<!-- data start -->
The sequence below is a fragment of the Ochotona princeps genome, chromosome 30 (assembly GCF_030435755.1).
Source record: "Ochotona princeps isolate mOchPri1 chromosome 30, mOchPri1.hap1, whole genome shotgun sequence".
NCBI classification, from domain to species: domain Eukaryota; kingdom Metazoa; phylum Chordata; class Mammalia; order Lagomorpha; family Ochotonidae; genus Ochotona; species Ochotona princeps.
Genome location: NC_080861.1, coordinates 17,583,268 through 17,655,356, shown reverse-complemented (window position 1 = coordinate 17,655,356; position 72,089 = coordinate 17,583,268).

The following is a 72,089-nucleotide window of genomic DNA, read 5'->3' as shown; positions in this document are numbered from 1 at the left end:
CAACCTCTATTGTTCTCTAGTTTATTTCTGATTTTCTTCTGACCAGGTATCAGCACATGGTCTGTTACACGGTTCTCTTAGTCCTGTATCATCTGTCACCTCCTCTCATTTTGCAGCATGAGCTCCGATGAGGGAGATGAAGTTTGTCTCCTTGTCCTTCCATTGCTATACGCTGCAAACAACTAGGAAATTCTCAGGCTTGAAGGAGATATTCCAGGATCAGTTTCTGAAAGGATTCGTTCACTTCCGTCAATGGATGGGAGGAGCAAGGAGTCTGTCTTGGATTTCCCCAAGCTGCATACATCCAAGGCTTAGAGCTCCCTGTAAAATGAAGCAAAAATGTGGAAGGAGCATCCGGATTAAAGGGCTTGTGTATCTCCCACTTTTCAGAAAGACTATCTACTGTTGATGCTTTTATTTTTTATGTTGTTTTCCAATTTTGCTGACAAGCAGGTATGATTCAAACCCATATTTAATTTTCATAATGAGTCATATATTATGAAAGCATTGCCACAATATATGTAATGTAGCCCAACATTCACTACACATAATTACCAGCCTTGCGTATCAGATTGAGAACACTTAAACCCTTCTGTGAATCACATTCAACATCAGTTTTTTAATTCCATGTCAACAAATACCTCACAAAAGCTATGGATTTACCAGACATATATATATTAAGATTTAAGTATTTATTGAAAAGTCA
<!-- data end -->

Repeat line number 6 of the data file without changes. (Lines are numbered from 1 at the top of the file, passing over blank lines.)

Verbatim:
CAACCTCTATTGTTCTCTAGTTTATTTCTGATTTTCTTCTGACCAGGTATCAGCACATGGTCTGTTACACGGTTCTCTTAGTCCTGTATCATCTGTCACCTCCTCTCATTTTGCAGCATGAGCTCCGATGAGGGAGATGAAGTTTGTCTCCTTGTCCTTCCATTGCTATACGCTGCAAACAACTAGGAAATTCTCAGGCTTGAAGGAGATATTCCAGGATCAGTTTCTGAAAGGATTCGTTCACTTCCGTCAATGGATGGGAGGAGCAAGGAGTCTGTCTTGGATTTCCCCAAGCTGCATACATCCAAGGCTTAGAGCTCCCTGTAAAATGAAGCAAAAATGTGGAAGGAGCATCCGGATTAAAGGGCTTGTGTATCTCCCACTTTTCAGAAAGACTATCTACTGTTGATGCTTTTATTTTTTATGTTGTTTTCCAATTTTGCTGACAAGCAGGTATGATTCAAACCCATATTTAATTTTCATAATGAGTCATATATTATGAAAGCATTGCCACAATATATGTAATGTAGCCCAACATTCACTACACATAATTACCAGCCTTGCGTATCAGATTGAGAACACTTAAACCCTTCTGTGAATCACATTCAACATCAGTTTTTTAATTCCATGTCAACAAATACCTCACAAAAGCTATGGATTTACCAGACATATATATATTAAGATTTAAGTATTTATTGAAAAGTCA